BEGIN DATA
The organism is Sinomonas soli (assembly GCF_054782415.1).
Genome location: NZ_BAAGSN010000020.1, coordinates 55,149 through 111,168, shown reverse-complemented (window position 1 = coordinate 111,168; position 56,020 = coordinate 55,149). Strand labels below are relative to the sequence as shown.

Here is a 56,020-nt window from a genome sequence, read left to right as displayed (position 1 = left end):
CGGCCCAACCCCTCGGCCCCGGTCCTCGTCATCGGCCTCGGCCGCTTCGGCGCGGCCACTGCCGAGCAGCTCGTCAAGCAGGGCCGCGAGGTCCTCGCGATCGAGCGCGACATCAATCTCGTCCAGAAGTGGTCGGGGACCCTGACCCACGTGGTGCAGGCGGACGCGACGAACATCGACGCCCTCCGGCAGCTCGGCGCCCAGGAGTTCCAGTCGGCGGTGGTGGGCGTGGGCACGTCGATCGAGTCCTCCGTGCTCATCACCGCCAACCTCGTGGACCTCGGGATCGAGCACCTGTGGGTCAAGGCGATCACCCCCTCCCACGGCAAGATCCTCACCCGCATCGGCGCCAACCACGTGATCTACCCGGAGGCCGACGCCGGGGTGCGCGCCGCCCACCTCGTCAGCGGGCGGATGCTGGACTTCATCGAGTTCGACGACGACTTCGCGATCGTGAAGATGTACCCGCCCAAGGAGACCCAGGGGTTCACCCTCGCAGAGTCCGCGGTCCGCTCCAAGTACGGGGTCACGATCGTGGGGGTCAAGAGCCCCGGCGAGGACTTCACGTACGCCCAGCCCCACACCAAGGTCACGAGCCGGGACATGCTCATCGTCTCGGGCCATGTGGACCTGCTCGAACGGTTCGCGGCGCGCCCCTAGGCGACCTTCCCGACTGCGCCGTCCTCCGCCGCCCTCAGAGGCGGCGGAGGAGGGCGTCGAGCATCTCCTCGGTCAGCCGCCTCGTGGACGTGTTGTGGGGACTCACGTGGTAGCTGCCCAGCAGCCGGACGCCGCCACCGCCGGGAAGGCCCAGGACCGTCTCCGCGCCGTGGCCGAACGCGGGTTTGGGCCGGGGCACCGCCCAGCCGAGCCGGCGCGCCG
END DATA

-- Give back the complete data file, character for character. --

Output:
The organism is Sinomonas soli (assembly GCF_054782415.1).
Genome location: NZ_BAAGSN010000020.1, coordinates 55,149 through 111,168, shown reverse-complemented (window position 1 = coordinate 111,168; position 56,020 = coordinate 55,149). Strand labels below are relative to the sequence as shown.

Here is a 56,020-nt window from a genome sequence, read left to right as displayed (position 1 = left end):
CGGCCCAACCCCTCGGCCCCGGTCCTCGTCATCGGCCTCGGCCGCTTCGGCGCGGCCACTGCCGAGCAGCTCGTCAAGCAGGGCCGCGAGGTCCTCGCGATCGAGCGCGACATCAATCTCGTCCAGAAGTGGTCGGGGACCCTGACCCACGTGGTGCAGGCGGACGCGACGAACATCGACGCCCTCCGGCAGCTCGGCGCCCAGGAGTTCCAGTCGGCGGTGGTGGGCGTGGGCACGTCGATCGAGTCCTCCGTGCTCATCACCGCCAACCTCGTGGACCTCGGGATCGAGCACCTGTGGGTCAAGGCGATCACCCCCTCCCACGGCAAGATCCTCACCCGCATCGGCGCCAACCACGTGATCTACCCGGAGGCCGACGCCGGGGTGCGCGCCGCCCACCTCGTCAGCGGGCGGATGCTGGACTTCATCGAGTTCGACGACGACTTCGCGATCGTGAAGATGTACCCGCCCAAGGAGACCCAGGGGTTCACCCTCGCAGAGTCCGCGGTCCGCTCCAAGTACGGGGTCACGATCGTGGGGGTCAAGAGCCCCGGCGAGGACTTCACGTACGCCCAGCCCCACACCAAGGTCACGAGCCGGGACATGCTCATCGTCTCGGGCCATGTGGACCTGCTCGAACGGTTCGCGGCGCGCCCCTAGGCGACCTTCCCGACTGCGCCGTCCTCCGCCGCCCTCAGAGGCGGCGGAGGAGGGCGTCGAGCATCTCCTCGGTCAGCCGCCTCGTGGACGTGTTGTGGGGACTCACGTGGTAGCTGCCCAGCAGCCGGACGCCGCCACCGCCGGGAAGGCCCAGGACCGTCTCCGCGCCGTGGCCGAACGCGGGTTTGGGCCGGGGCACCGCCCAGCCGAGCCGGCGCGCCG